• According to a study published in "Nature" in January 2004, climate change could wipe out a third of the Earth's species by 2050.

  • Imported as a pet from North America, the grey squirrel has caused the extinction of the local red squirrel in the UK and Italy. It is better at competing for food.

  • The tasty Nile perch was introduced to Lake Victoria in Africa in 1954 and caused the extinction of more than 200 endemic fish species.

What is the EU doing?

1979 "Birds Directive" - first EU law designed to preserve the natural environment, identifying 181 vulnerable bird species native to the EU and obliging Member States to create "Special Protection Areas" (SPA) to safeguard them. Today, the SPAs are part of the Natura 2000 network.

1992 "Habitats Directive" - listing 700 (by now 800) animal and plant species and 200 habitat types of EU importance. They are to be protected in "Special Areas of Conservation" (SAC), which Member States select together with the European Commission. The Habitats Directive also initiates the establishment of the Natura 2000 network, which is made up of SPAs and SACs.

1992 LIFE-Nature programme is launched to co-finance projects aimed at conserving the natural environment and supporting the implementation of the Birds and Habitats Directives.

1992 Convention of Biodiversity adopted during the Earth Summit in Rio de Janeiro. The European Community is a signatory. The Convention's three main goals are: 1. the conservation of biodiversity, 2. the sustainable use of its components, and 3. the fair and equitable sharing of the benefits arising from the commercial and other utilisation of genetic resources.

1998 EU Biodiversity Strategy - seeks to anticipate, prevent and fight the causes of biodiversity loss at source.

2000 EU Water Framework Directive - aims to protect the aquatic environment and ensure good quality of all water resources in the EU by 2015, based on sustainable cross-border water management.

2001 Four Biodiversity Action Plans - setting out the details for implementation of the Biodiversity Strategy and tackling conservation issues in the areas of agriculture, fisheries, natural resource use and economic and development co-operation. The objective is to ensure that policies in these sectors do not undermine conservation efforts.

2001 EU Sustainable Development Strategy launched by EU leaders meeting in Gothenburg - one of its four priorities is to halt biodiversity loss in the EU by 2010.

2002 Reform of the Common Fisheries Policies to achieve sustainability of fish stocks, protect the marine environment and secure the future of the European fisheries sector.

2002 Strong EU participation in the World Summit on Sustainable Development, ensuring a number of concrete targets and timetables, including the goal to significantly reduce global biodiversity loss by 2010.

2003 Kiev Resolution on Biodiversity - at a meeting of pan-European Environment Ministers in Kiev, Ukraine, the EU commits itself to halting the loss of biodiversity in the pan-European region by 2010 by taking nine specific actions.

2003 Mid-term review of the Common Agricultural Policies cuts the link between subsidies and production levels and makes greater provisions for support to rural development and agri-environment schemes.

2003 In line with the provisions of the Biodiversity Convention on access to genetic resources and benefit sharing, the European Commission urges EU companies and research institutes not to take genetic resources from other countries without their consent and without offering them a fair share of the profits and research results arising from the use of their resources.

  • Natura 2000, the EU network of protected areas in which our threatened or vulnerable animals, plants and habitats can survive, is made up of over 18,000 sites and covers around 17.5% of EU15 land territory (63.7 million ha).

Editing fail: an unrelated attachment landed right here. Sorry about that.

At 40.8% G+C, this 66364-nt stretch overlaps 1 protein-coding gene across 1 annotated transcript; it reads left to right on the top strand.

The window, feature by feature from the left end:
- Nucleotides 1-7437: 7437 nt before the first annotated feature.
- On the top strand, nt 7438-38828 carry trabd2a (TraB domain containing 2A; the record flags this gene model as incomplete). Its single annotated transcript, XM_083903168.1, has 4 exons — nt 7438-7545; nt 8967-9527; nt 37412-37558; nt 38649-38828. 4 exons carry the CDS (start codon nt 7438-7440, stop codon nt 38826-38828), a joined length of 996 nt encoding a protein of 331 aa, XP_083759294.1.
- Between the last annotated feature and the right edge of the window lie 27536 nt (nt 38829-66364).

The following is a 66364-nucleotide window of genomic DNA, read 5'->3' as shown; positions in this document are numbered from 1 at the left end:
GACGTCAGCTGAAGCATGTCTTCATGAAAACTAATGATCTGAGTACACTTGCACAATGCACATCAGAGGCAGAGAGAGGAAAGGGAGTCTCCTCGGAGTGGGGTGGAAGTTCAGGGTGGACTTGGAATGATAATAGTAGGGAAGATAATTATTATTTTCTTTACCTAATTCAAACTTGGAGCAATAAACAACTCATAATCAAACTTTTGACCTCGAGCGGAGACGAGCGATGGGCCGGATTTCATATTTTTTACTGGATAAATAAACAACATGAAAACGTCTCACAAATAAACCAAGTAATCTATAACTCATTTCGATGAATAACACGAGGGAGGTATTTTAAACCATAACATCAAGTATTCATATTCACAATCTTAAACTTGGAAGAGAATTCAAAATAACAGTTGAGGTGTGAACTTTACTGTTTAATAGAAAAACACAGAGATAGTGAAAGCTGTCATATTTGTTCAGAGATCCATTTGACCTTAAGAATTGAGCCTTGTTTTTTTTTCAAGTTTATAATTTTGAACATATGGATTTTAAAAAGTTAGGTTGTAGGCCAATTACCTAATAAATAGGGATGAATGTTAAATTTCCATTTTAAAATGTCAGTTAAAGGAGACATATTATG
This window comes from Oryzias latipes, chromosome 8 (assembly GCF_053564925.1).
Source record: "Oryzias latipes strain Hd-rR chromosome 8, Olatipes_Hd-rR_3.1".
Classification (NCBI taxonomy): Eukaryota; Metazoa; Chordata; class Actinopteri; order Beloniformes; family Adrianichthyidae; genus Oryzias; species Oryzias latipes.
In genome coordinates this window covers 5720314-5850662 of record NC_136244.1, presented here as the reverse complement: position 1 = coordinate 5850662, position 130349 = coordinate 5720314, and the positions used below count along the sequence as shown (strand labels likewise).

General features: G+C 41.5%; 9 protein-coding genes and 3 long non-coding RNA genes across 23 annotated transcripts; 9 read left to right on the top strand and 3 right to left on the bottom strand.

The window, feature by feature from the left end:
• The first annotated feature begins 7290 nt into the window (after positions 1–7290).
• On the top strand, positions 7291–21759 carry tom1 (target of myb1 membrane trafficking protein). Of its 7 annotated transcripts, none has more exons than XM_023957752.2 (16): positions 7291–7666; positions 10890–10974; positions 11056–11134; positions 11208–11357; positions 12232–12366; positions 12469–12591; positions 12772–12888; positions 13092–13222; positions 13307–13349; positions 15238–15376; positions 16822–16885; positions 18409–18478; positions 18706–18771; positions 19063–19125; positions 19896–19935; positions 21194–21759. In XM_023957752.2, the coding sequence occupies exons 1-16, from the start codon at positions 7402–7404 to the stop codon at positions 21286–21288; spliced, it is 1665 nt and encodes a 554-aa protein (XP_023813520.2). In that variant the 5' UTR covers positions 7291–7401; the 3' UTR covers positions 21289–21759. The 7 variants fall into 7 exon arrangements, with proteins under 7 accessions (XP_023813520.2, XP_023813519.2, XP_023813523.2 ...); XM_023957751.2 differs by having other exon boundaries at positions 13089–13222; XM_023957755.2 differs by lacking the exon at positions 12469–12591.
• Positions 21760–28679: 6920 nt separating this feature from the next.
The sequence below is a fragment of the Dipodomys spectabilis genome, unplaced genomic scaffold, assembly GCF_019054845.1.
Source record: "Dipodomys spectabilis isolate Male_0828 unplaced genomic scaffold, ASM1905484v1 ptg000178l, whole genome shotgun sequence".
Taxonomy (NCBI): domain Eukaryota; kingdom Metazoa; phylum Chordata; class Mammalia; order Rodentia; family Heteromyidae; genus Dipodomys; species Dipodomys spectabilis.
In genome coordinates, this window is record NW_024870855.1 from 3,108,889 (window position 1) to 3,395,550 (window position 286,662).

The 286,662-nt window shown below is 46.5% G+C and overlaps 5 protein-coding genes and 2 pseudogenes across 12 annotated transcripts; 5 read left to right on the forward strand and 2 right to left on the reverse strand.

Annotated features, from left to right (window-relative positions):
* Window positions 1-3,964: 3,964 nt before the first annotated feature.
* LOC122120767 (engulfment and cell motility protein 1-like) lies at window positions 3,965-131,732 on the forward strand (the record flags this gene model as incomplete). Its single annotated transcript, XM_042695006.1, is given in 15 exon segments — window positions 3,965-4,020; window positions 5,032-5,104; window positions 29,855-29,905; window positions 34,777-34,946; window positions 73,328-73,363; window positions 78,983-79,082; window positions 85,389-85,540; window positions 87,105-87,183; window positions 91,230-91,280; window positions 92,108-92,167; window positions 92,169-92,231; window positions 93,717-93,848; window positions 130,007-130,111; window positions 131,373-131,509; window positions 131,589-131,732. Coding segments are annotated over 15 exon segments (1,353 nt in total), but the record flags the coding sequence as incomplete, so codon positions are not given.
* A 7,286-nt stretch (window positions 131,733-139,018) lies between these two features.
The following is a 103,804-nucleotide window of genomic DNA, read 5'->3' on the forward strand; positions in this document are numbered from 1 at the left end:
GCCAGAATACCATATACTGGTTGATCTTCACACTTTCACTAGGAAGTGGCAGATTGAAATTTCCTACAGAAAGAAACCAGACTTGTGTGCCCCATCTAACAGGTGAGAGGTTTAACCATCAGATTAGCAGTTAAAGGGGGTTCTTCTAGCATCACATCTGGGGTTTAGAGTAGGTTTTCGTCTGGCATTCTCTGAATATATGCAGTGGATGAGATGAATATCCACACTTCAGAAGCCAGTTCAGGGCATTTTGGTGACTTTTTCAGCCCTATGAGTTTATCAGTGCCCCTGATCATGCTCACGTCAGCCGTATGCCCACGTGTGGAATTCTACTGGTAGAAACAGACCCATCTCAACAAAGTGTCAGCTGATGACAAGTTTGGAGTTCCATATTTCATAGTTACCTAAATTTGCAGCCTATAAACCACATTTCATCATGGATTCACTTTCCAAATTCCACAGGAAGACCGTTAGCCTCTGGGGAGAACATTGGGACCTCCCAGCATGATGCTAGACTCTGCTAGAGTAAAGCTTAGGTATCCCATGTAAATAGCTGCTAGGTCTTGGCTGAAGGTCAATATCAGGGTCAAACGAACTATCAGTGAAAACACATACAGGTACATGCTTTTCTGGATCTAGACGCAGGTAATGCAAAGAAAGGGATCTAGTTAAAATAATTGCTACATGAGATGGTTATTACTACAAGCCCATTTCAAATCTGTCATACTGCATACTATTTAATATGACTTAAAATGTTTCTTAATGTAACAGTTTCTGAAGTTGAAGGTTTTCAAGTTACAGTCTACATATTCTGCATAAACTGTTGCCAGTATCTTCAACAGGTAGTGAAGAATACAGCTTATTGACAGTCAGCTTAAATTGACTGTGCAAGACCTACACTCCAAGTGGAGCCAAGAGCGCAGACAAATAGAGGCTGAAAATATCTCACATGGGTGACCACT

• As a result of EU species action plans, the population of the Spanish imperial eagle has grown from 50 pairs in 1974 to 175 pairs in 2002 and the Spanish population of the cinereous vulture has risen from 370 pairs in 1984 to 1,300 pairs in 2002.

  • Since 1992, LIFE-Nature has co-financed 535 projects in the EU and acceding countries, which have greatly contributed to the conservation of wild fauna and flora.

  • For the period 2000 to 2004, the EU has allocated 300 million euros to LIFE-Nature.

  • Eleven projects in Greece, Italy, Spain and Portugal, which were funded by LIFE-Nature, contributed to stabilising the population of the critically endangered Monk seal.

  • Two projects funded by LIFE-Nature currently seek to help the Iberian lynx in Spain recover. They envisage improvement of its habitat and agreements with landowners to increase the populations of prey species such as rabbits.

  • The EU is the world's largest donor. An estimated 3%, or €190 million, of the EU's development co-operation is directly related to conservation and sustainable use of biodiversity.

  • Thanks to EU efforts, salmon are coming back to many rivers in Western Europe, otters and beavers have become more common again, and the black storks have returned.

EU agenda for 2004 to reach the 2010 target:

  • Review of the EU Biodiversity Strategy and conservation laws with Member States and stakeholders to identify areas where stronger action is needed to deliver the 2010 targets

  • 9-20 February: 7th Conference of the Parties to the Convention on Biodiversity, Kuala Lumpur, Malaysia, to agree on concrete measures to reach the 2010 target at the global level

  • 25-27 May: EU Conference on Biodiversity in Malahide, Ireland, to draft a "2010 Delivery Plan"

  • Establishment of a set of biodiversity indicators, together with the European Environment Agency, to measure biodiversity and evaluate policy performance

  • Stronger efforts to ensure that other policies (agriculture, fisheries, transport, energy) do not conflict with conservation needs

  • Completion of the Natura 2000 network in the EU15, including its extension to the marine environment, and measures to improve management, ensure proper monitoring and financing, integrate Natura 2000 into wider land development plans and generate broad support for it

  • Expansion of the Natura 2000 network to include sites in the ten accession countries, which they are due to propose upon accession on 1 May

Further information can be found at:

European Commission - Nature Conservation

Directorate-General Environment

European Environment Agency

IUCN - World Conservation Union

Convention for Biodiversity

WWF International